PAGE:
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Don't-Do-Sequels

Don’t Do Sequels

Success! You’ve conquered adversity and created something awesome.

Oh no…now people are expecting you to do it again. What if you can’t produce something as good? What if your next project is a complete failure? Now you’re petrified. You’re scared to attempt anything. You’re afraid you can’t measure up to your past success.

Let me ask you this. Why are you trying to create a sequel of your previous work? A sequel is more of the same. A sequel is the first step toward a tradition. Traditions don’t break molds. Traditions aren’t creative. Traditions are filled with expectations. Don’t sabotage yourself by creating a tradition pregnant with expectations.

Sequels rarely thrill an audience. Sequels are a cheap way to create. But they often bring more pressure than they’re worth.

When is it okay to do a sequel work? Michael Crichton, one of my favorite authors, only wrote one sequel in his life. He wrote Lost World as a sequel for Jurassic Park. He saw it as a challenge. It was a game to him.

Only write sequels on your terms, when you’re looking for the challenge.

Instead, treat every new project like its own thing. Get rid of previous expectations and let yourself create freely. Don’t be bound by traditions or sequels.

16 Comments

  • “The Empire Strikes Back” is arguably the best Star Wars Movie. Sometimes the constraint of the rules of the original promote creativity, but then again look at all the prequels and you’ll know that’s the exception to the rule.

    • Jonathan Says

      Exactly! Sometimes the sequel is even better. But too many people fall into the trap of doing sequels. Sequels should be from your own motivation…not from outside or internal pressure.

  • “The Empire Strikes Back” is arguably the best Star Wars Movie. Sometimes the constraint of the rules of the original promote creativity, but then again look at all the prequels and you’ll know that’s the exception to the rule.

    • Jonathan Says

      Exactly! Sometimes the sequel is even better. But too many people fall into the trap of doing sequels. Sequels should be from your own motivation…not from outside or internal pressure.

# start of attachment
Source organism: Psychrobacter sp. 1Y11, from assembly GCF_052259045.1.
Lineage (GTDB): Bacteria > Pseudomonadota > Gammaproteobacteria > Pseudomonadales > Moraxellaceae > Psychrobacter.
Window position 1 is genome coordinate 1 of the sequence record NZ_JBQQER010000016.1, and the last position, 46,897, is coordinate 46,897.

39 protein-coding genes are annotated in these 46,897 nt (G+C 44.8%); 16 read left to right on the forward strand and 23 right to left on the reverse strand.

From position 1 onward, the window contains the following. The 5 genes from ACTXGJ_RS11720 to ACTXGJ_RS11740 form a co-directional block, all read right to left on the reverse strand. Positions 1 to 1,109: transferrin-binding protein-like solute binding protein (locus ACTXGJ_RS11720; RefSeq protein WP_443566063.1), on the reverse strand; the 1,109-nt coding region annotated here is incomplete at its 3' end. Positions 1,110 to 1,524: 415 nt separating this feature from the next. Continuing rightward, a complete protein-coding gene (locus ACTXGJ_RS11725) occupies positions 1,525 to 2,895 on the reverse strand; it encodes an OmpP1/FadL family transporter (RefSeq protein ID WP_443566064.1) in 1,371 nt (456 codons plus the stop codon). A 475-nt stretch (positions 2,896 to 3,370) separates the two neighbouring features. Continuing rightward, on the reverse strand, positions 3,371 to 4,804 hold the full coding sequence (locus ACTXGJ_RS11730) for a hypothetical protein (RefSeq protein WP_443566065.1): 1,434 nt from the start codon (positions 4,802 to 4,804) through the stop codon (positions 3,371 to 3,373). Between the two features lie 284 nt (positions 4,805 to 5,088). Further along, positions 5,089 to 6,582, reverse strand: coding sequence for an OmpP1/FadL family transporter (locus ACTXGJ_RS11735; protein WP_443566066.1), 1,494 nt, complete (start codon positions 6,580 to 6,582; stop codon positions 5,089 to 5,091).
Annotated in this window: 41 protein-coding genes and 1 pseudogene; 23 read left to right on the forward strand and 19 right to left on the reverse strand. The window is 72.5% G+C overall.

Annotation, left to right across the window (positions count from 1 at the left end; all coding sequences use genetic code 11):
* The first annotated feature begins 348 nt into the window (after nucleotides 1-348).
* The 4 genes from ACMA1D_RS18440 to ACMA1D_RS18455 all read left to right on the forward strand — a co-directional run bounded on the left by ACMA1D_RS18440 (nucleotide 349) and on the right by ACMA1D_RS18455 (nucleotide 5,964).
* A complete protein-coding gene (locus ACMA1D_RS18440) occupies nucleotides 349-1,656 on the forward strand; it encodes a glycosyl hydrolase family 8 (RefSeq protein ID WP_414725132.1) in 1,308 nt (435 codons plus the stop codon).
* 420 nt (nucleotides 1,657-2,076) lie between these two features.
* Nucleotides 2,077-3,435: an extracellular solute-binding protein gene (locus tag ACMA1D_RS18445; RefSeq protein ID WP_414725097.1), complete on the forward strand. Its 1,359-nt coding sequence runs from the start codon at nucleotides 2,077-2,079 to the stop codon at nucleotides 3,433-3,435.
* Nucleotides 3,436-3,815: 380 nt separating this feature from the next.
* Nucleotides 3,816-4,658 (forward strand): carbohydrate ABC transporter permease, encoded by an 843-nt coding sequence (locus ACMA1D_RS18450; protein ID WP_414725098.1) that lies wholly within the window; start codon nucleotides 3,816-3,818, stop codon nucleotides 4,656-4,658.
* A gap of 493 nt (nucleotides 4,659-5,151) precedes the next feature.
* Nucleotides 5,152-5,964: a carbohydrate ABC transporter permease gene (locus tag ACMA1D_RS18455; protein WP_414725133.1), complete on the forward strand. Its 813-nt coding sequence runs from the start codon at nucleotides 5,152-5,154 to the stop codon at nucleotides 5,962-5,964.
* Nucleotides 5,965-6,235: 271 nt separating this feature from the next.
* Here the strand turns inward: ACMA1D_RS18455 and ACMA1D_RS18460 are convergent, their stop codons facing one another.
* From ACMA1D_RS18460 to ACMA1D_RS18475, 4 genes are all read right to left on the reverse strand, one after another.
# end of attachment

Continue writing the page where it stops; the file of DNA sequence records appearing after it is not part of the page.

• Daniel Says

    Hi Jonathan, I just found this blog from stage design ideas and this is the first post I have read but it was awesome and I look forward to reading more from you!

  • Daniel Says

    Hi Jonathan, I just found this blog from stage design ideas and this is the first post I have read but it was awesome and I look forward to reading more from you!

  • Great thoughts. I think sometimes we tend toward “sequels” in the church creativity world because we do something that works, people connect with it, it was fun, or (hopefully) people’s lives were impacted. We think, “That worked so well, let’s do it again!” or “We got three comments about how great x was, when can we do it again?” Yet, my experience is that the second, third, or moreth time isn’t really as special as the first. Yet we do it anyway. Maybe part of it, too, is the weekly repeating aspect of church ministry.

    • Jonathan Says

      Definitely…it’s because people praise “x” so much that we have to do it again. Ultimately I believe that’s the source of most traditions. Sometimes “x” can have excitement for many years…but eventually it dies out. And more than that…it becomes a drain on everyone trying to “outdo” the year before.

      • How true. That’s one of the reasons I’ve always had a hard time with huge Christmas and Easter productions that are mostly because it’s what’s always been done. In my last church, we ended up pulling the plug on doing the “outreach” Christmas production because it was no longer fulfilling its purpose and instead served a Christmas dinner to less fortunate individuals in our community. There were some who weren’t happy because we weren’t doing the “traditional” program.

        • Jonathan Says

          that’s awesome! and the traditionals can learn to love a new tradition (that you can take away again…hehe)

  • Great thoughts. I think sometimes we tend toward “sequels” in the church creativity world because we do something that works, people connect with it, it was fun, or (hopefully) people’s lives were impacted. We think, “That worked so well, let’s do it again!” or “We got three comments about how great x was, when can we do it again?” Yet, my experience is that the second, third, or moreth time isn’t really as special as the first. Yet we do it anyway. Maybe part of it, too, is the weekly repeating aspect of church ministry.

    • Jonathan Says

      Definitely…it’s because people praise “x” so much that we have to do it again. Ultimately I believe that’s the source of most traditions. Sometimes “x” can have excitement for many years…but eventually it dies out. And more than that…it becomes a drain on everyone trying to “outdo” the year before.

      • How true. That’s one of the reasons I’ve always had a hard time with huge Christmas and Easter productions that are mostly because it’s what’s always been done. In my last church, we ended up pulling the plug on doing the “outreach” Christmas production because it was no longer fulfilling its purpose and instead served a Christmas dinner to less fortunate individuals in our community. There were some who weren’t happy because we weren’t doing the “traditional” program.

        • Jonathan Says

          that’s awesome! and the traditionals can learn to love a new tradition (that you can take away again…hehe)

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